Black magic and white zombies have dominated horror since the days of silent films. And long before that when you factor in fiction, science fiction and even some accepted science fact. Superstitions and prejudice feed into each other creating lasting mythologies in the bias of the collective unconscious. In other words, some really scary movies have come out of really, really scary realities. It doesn’t take a serpent and a rainbow to figure that out. Brooklyn’s own Miskatonic Institute of Horror Studies will present “Black Horror: The Revolutionary Act of Subverting the White Gaze” at Film Noir Cinema in Greenpoint.
“Black Horror: The Revolutionary Act of Subverting the White Gaze” will be taught by Dianca London, online editor of Well-Read Black Girl, and Village Voice and Vice contributor. Potts is a Kimbilio Fiction Fellow whose upcoming memoir is called Planning for the Apocalypse. The multimedia presentation will offer an immersive thematic overview of Black horror narratives while highlighting noteworthy films within the genre spanning the early 1900s to modern day. The event coincides with Black History Month, but the double-edged subject of black horror could fill whole semesters and more.
Movies will be paired with literary, sociological, and philosophical texts to break down horror to its its radical roots. Through visual, cultural, and historical exploration, “Black Horror: The Revolutionary Act of Subverting the White Gaze” looks at what happens when “subjection is subverted and what stories can be told when the white gaze is decentered.”
“From Spencer Williams’ Son of Ingagi to Jordan Peele’s Get Out, the cinematic screen has consistently served as a site of subversion for filmmakers of the African diaspora,” reads the Miskatonic Institute’s official statement.
“Through the camera’s lens, tales of hauntings, demonic possession, vampirism, and hoodoo rituals gone awry have become a celluloid metaphor for colonization and racism’s toll on the Black psyche.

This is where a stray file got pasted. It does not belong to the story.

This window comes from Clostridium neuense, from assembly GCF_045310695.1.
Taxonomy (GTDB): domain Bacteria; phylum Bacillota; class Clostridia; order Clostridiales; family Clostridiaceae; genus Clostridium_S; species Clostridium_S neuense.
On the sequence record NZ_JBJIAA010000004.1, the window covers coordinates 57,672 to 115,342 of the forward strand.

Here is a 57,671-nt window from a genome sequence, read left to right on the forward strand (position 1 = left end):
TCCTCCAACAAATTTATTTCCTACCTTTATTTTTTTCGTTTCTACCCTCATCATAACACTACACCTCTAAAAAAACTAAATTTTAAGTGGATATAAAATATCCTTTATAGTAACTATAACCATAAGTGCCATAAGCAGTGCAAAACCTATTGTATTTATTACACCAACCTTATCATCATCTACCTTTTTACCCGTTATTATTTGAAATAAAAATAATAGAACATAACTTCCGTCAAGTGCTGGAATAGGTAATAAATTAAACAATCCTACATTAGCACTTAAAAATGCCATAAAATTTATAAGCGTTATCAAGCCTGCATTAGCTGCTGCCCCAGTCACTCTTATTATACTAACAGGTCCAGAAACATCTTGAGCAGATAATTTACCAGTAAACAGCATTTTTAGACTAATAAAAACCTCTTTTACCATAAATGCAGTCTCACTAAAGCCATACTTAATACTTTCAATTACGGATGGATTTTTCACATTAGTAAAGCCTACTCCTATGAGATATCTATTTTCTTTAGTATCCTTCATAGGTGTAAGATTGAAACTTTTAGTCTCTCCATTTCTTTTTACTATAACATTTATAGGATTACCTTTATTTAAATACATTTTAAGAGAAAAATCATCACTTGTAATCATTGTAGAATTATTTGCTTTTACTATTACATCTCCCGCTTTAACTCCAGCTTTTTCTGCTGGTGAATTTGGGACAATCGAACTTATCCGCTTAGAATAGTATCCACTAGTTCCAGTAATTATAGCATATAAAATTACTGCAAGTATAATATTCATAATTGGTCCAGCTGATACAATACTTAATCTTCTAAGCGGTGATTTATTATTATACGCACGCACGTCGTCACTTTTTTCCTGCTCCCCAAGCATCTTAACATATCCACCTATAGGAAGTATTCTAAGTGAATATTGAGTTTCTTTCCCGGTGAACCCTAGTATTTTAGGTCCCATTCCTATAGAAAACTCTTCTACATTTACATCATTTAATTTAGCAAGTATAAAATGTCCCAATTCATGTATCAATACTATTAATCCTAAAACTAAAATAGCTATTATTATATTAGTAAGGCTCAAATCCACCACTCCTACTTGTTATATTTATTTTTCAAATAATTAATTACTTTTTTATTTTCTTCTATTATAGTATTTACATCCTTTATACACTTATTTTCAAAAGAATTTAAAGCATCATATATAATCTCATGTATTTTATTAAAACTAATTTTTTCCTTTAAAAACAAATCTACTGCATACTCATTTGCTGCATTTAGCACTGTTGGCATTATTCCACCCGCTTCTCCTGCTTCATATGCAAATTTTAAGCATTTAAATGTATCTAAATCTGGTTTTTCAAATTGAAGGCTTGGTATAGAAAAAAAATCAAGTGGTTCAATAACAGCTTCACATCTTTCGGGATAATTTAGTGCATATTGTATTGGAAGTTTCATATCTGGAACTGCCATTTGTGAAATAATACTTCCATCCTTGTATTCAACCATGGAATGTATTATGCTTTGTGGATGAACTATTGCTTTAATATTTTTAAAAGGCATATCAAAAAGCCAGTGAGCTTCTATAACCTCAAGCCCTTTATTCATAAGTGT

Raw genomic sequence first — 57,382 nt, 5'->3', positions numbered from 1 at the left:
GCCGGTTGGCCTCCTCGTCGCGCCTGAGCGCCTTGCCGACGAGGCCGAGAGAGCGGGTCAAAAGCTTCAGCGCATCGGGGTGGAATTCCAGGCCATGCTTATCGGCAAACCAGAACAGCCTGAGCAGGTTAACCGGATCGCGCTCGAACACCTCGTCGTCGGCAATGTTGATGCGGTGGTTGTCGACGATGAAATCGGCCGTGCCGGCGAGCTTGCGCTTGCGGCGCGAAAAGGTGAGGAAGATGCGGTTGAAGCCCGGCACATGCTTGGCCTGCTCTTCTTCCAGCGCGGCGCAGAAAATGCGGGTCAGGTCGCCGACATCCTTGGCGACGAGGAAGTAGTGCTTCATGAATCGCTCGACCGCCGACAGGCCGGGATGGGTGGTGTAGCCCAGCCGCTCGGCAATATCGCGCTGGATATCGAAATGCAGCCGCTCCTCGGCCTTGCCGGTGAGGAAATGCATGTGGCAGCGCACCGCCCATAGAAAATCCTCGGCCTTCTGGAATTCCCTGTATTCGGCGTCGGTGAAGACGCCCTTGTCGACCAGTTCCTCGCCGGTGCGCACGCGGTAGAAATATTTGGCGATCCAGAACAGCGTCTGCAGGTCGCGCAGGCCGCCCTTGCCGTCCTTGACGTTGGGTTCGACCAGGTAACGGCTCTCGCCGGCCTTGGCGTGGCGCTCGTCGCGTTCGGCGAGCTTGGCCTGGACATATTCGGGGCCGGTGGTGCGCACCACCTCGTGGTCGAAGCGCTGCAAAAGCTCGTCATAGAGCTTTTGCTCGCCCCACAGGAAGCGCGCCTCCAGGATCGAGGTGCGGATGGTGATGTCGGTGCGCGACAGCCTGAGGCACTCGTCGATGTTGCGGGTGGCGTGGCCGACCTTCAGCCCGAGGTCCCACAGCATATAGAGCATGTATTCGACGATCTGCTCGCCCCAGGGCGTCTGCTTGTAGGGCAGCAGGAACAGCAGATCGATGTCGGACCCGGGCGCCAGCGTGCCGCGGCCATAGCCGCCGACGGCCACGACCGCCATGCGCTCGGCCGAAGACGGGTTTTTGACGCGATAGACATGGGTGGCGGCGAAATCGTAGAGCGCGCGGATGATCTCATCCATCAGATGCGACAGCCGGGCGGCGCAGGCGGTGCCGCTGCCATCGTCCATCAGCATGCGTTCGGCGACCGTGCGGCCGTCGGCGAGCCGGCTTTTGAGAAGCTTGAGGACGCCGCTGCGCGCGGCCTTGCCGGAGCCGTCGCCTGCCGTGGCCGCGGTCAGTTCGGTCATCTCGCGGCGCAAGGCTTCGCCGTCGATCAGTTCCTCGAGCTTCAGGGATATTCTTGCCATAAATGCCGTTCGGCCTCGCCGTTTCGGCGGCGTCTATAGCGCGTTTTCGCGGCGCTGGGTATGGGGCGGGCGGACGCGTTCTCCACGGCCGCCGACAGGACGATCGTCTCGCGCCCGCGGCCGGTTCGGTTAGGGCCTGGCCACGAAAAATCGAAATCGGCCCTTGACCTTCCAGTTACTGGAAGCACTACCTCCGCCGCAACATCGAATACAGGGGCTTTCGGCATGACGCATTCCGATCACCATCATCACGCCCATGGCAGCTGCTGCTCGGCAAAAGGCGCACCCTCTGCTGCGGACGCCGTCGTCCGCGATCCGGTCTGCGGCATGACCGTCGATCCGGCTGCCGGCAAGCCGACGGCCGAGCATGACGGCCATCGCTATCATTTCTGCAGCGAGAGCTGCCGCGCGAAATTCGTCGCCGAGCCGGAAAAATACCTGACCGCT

“Within this space, expressions of Black embodiment and the Black experience are momentarily freed from the limitations the white gaze. The narrative shifts, allowing for the complexity and depth of Black identity and its subsequent anxieties, fears, and vulnerabilities to be examined outside the constraints of traditional tropes.
“Whether it’s Blaxploitation classics like Blacula and Sugar Hill, or successors like Spike Lee’s Da Sweet Blood of Jesus and the aforementioned Get Out, Black horror films are a historically visual mode of resistance within a pervasively supremacist culture. Rather than being sacrificial lambs, wise sages, or saviors to non-POC protagonists, Black characters within this context determine their goals and desires in opposition to whiteness rather than their proximity to it. William Crain’s Prince Mamuwalde becomes the immortal Blacula, Ben — the sole Black character depicted in George Romero’s cult classic Night of the Living Dead —becomes a hero. Jordan Peele’s Chris becomes a survivor. Within this narrative context, the off-screen script is flipped. The marginalized aren’t merely centered, they’re canonized.”
You can watch the trailer here:
The Miskatonic Institute of Horror Studies was named after H.P. Lovecraft’s spooky predecessor to Hogwarts. founded by film writer and programmer Kier-La Janisse in March 2010, it offers university-level history, theory and production-based masterclasses with regular branches in London and New York, and events worldwide. The NYC branch is co-run by Janisse and Joe Yanick, journalist and festival coordinator for Visit Films.
The Miskatonic Institute of Horror Studies – NYC Presents: “Black Horror: The Revolutionary Act of Subverting the White Gaze” at Film Noir Cinema, 122 Meserole, Greenpoint, Brooklyn. It runs February 13th from 7:00 p.m. to 9:30 p.m. It costs $12 in advance and $15 at the door.